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Happy Independence Day!

Okay, I’m a little late, what with the spending the weekend at my parents house, with additional visitors, (I love you all, but still, ugh), trying to convince a little dog that the world isn’t going to end just because there’s thunder and/or fireworks (ugh. Also: July is a tough month for Lulu), trying to do five days worth of homework in a day and a half (see: spending the weekend with family and friends. Also, ugh) and my washing machine breaking. (expletives considerably stronger than ugh. At least things didn’t flood) So, I hope both of my American readers had a better holiday weekend than I did, and I hope that the one outside the US simply had a good weekend–you know, because it’s Wednesday now…

Also, this:

This is from an advertisement for a local grocery store. I’m choosing to believe that whoever put this ad together knew full well what random quotes do to a phrase, and truly meant those quotation marks around “safe” and “sane”.

After all, “safe” and “sane” fireworks are the best kind, right?

Please, tell me. I don’t remember–I’ve spent the last three Fourth of July’s trying with various degrees of success to peel a nervous little dog from off my face.

G and the Best Toy Ever

Yesterday, Mom and G went on an adventure–Mom had promised to buy G a toy because his birthday is coming up.  I asked to go with them, because the toy store they were going to is close to my house, and I was worried that my plants needed water.

On the way up, we were talking to G about what toy he was going to pick–and made sure he knew that he had to choose the very best one.  Mom and I started talking about what we thought was the very best toy.  Mom thought she probably would have chosen a doll.

I remembered the toy I always wanted but never got.  See, growing up in the middle of nowhere, trips to the toy store was a rare treat.  Sis and I would memorize the toy section of the various catalogs that came home, choosing what we thought were the best toys ever.  Sometimes, we would get those toys, but most often, we did not.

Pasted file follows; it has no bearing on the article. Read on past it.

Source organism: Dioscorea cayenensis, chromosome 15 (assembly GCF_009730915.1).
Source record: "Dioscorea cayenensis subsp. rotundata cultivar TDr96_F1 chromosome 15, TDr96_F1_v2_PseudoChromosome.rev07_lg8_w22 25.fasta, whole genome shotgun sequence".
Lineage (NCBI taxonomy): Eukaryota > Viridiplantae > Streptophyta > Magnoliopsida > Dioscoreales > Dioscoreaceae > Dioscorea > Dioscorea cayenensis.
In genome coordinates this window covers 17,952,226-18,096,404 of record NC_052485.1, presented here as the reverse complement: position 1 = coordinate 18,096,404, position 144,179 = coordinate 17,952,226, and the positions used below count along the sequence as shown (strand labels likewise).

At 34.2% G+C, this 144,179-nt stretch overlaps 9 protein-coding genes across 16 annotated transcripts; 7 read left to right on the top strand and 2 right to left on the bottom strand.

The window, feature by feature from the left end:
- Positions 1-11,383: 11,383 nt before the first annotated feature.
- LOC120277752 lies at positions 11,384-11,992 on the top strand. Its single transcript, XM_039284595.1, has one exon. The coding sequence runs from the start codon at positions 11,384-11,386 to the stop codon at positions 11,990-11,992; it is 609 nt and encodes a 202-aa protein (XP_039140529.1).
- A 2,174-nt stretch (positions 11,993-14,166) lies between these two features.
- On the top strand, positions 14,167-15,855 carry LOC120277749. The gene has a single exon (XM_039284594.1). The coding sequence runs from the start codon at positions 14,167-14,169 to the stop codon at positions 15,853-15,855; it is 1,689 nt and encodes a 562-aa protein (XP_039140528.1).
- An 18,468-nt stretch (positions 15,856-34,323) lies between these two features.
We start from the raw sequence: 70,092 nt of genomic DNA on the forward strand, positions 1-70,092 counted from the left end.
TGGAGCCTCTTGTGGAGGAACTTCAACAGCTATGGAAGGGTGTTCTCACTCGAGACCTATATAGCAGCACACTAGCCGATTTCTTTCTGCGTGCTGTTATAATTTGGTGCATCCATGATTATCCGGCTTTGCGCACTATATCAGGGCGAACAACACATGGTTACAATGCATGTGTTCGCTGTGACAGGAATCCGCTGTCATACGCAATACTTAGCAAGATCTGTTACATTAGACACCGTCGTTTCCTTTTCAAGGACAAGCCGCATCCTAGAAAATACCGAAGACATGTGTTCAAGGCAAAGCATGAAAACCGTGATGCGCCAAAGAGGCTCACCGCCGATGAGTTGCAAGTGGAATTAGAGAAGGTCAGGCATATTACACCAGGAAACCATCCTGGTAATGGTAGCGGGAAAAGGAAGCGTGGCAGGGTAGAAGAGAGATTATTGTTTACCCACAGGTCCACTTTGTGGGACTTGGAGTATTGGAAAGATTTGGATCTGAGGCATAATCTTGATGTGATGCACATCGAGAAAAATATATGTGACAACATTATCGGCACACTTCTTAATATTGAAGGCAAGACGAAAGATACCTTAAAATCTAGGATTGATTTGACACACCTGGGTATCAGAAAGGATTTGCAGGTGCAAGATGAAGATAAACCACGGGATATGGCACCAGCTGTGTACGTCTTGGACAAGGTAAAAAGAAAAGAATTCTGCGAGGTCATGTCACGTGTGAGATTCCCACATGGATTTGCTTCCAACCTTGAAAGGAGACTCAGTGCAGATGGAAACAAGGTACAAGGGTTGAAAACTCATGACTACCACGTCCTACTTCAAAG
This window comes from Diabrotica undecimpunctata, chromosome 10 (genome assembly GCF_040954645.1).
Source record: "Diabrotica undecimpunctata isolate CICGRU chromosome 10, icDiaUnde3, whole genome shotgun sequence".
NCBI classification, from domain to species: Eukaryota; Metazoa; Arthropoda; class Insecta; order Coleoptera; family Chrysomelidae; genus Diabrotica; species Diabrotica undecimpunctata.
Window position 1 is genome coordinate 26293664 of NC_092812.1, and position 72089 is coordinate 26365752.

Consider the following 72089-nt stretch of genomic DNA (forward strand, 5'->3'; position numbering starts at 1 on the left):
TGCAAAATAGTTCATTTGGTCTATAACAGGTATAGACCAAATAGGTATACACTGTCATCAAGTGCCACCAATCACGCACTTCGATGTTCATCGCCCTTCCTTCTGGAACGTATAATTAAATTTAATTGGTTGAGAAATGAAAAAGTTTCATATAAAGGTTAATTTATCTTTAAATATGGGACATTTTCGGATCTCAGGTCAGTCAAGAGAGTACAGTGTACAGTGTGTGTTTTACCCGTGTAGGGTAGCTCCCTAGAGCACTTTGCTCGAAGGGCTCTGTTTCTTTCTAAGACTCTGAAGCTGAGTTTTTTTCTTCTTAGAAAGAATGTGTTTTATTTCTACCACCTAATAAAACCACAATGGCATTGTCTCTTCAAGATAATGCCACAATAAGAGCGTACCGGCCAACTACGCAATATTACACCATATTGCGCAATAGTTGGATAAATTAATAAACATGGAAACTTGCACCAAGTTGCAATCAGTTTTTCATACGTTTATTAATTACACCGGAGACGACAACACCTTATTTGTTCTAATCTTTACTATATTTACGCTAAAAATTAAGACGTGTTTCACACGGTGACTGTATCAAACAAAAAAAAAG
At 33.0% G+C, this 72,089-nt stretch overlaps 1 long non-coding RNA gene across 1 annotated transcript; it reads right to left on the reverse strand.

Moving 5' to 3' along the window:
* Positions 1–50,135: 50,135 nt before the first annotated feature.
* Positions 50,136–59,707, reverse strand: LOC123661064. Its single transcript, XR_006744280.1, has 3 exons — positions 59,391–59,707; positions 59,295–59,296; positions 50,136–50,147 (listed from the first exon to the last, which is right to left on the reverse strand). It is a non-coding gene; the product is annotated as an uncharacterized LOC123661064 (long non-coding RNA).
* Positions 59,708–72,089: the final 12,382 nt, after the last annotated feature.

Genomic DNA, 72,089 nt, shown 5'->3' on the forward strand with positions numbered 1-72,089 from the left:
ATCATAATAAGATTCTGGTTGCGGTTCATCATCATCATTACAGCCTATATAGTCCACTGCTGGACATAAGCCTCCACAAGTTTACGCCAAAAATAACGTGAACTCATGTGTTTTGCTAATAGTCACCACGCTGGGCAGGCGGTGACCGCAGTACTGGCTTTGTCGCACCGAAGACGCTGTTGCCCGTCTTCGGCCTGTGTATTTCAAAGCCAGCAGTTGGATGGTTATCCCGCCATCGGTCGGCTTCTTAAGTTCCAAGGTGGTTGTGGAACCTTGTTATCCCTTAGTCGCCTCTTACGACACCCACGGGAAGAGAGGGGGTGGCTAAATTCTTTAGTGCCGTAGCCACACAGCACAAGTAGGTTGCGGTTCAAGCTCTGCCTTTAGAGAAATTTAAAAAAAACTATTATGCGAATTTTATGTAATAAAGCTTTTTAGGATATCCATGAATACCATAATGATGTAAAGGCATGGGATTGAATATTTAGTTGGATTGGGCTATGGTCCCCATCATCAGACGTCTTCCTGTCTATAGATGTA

I chose, as my Best Toy Ever, an artist set that was sold in the JC Penney catalog year after year.  I was happy to see they still sell it online.   I never got this art set–I think Mom used the very legitimate excuse that it would be too messy.

I think that half the reason I still remember this toy as the one that pinned after is that I never got it.

I’ve gathered all of the various art supplies included over the years, and kind of ironically, my favorite medium is watercolor pencil–which isn’t included here.

G was as serious as I’ve ever seen a three-year-old as he was wandering up and down the aisles of the toy store.  We finally had to remind him that he could choose something, then if he saw a better toy, he could put the one he already chose back.

First, he chose a firehouse play set, complete with fire truck, fire fighters, and noise.  Then, he announced  “AUNT CORI!  I WANT TO PUT THE FIRE STATION BACK!”  He then chose a dump truck, that would pick up the garbage can, make noise and talk.